Willamette Law Online

Intellectual Property

( 11 summaries )

Opinions Filed in January 2012

Charles L. Sims v. Viacom, Inc.

Copyright: To file a claim for copyright infringement, one must first register a copyright.

(Filing Date: 01-31-2012)

HTC Corporation v. IP-COM GMBH & CO.

Patents: To determine whether a means plus function limitation is definite, a court looks to: 1) the particular claimed function, and 2) the specification and corresponding structure, material, or acts that perform that function.

(Filing Date: 01-30-2012)

Jacob Krippelz, Sr. v. Ford Motor Company

Patents: Conclusory expert testimony is not a substitute for actual prior art disclosure in an anticipation analysis.

(Filing Date: 01-27-2012)

Kinbook, LLC v. Microsoft Corporation

Trademarks: In a reverse trademark infringement case, the senior trademark owner still must demonstrate that he or she still has a distinct mark.

(Filing Date: 01-25-2012)

Bohnsack v. Varco

Trade Secrets: If the plaintiff filed for a patent on the defendant’s invention, this is enough to constitute use of the defendant’s trade secret.

(Filing Date: 01-23-2012)

Olusegun Falana v. Kent State University and Alexander J. Seed

Patents: "A putative inventor who envisions the structure of a novel genus of chemical compounds and contributes the method of making that genus contributes to the conception of that genus."

(Filing Date: 01-23-2012)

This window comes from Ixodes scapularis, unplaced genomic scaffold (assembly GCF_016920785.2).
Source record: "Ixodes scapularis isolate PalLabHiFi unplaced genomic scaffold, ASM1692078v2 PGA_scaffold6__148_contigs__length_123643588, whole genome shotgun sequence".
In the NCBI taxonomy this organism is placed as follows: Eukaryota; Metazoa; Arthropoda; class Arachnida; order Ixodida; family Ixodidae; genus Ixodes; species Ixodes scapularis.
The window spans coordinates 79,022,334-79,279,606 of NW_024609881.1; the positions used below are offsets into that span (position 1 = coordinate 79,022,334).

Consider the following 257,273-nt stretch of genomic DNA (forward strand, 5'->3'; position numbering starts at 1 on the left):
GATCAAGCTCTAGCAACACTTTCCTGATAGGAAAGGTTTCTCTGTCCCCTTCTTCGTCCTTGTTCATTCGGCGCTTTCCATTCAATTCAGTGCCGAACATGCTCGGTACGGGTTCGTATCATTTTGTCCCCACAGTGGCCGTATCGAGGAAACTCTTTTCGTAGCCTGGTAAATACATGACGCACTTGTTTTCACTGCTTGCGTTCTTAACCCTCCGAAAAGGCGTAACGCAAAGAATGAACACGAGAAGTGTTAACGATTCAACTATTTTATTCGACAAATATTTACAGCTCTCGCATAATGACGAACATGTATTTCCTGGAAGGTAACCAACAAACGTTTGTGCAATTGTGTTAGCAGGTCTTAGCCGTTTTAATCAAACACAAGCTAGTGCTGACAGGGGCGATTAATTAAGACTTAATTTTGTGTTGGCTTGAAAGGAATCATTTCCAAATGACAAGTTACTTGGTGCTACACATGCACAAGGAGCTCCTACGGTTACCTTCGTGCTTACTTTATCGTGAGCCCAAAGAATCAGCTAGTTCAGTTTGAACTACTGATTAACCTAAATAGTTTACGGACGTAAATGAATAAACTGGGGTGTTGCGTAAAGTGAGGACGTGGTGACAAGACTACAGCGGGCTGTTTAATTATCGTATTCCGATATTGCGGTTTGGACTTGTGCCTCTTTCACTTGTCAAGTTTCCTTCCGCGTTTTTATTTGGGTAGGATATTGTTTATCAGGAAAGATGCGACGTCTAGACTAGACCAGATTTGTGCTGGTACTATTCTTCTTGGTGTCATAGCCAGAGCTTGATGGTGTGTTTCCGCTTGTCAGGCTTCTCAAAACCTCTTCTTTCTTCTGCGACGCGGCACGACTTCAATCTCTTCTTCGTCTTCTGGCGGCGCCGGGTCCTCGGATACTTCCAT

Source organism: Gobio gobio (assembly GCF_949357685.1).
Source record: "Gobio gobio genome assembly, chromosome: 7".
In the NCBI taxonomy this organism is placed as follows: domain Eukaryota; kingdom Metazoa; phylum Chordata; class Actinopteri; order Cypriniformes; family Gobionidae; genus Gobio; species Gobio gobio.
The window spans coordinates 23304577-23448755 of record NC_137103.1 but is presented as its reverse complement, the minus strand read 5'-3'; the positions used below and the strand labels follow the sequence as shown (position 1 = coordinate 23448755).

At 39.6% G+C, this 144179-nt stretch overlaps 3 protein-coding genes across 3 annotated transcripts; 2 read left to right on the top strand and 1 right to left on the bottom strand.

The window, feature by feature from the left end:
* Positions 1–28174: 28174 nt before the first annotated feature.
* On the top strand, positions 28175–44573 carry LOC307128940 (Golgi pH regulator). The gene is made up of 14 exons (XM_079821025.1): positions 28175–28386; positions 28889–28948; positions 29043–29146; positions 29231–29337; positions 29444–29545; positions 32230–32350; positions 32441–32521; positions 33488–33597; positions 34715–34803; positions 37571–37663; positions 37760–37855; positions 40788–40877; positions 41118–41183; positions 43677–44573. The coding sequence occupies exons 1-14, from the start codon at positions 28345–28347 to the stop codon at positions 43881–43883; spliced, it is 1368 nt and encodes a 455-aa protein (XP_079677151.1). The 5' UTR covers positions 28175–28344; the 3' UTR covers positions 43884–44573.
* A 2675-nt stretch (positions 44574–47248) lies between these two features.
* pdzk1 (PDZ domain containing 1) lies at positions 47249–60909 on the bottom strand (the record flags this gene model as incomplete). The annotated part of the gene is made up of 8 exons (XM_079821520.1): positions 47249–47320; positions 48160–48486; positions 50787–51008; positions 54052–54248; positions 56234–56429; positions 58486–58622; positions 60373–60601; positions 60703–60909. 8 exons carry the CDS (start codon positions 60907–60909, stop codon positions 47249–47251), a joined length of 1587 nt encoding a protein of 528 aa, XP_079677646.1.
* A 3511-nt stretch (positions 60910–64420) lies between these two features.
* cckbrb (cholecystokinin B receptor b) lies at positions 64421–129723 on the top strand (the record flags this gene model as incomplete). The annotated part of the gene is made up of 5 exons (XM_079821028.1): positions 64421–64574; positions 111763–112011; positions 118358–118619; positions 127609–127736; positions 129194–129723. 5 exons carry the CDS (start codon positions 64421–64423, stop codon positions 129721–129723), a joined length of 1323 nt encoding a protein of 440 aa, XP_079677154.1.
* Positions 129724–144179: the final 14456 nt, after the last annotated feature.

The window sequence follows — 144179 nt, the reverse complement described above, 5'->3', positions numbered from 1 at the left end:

Dealertrack, Inc. v. Huber

Patents: "Disclosure of multiple examples [of embodiments] does not necessarily mean that such list is exhaustive." "Simply adding a ‘computer aided’ limitation to a claim covering an abstract concept, without more, is insufficient to render the claim patent eligible."

(Filing Date: 01-20-2012)

Golan v. Holder

Copyright: Congress did not exceed its authority under the Copyright Clause of the Constitution by removing works from the public domain previously unprotected by U.S. copyright laws.

(Filing Date: 01-18-2012)

Celsis In Vitro Inc, v. Cellzdirect, Inc.

Patents: The court analyzes four factors when considering a preliminary injunction: 1) likelihood of success on the merits, 2) irreparable harm, 3) balance of hardships, and 4) public interest.

(Filing Date: 01-09-2012)

Marctec, LLC v. Johnson & Johnson and Cordis Corporation

Patents: A litigation position which is unsupported by the intrinsic record, because it ignores both the specification and prosecution history, may be found frivolous and support a finding of vexatious litigation misconduct.

(Filing Date: 01-03-2012)

Wolk v. Kodak Imaging Network, Inc.

Copyright: Defendant largely acted in accordance with DMCA when it provided plaintiff with a means to contact concerning removal of infringing images.

(Filing Date: 01-03-2012)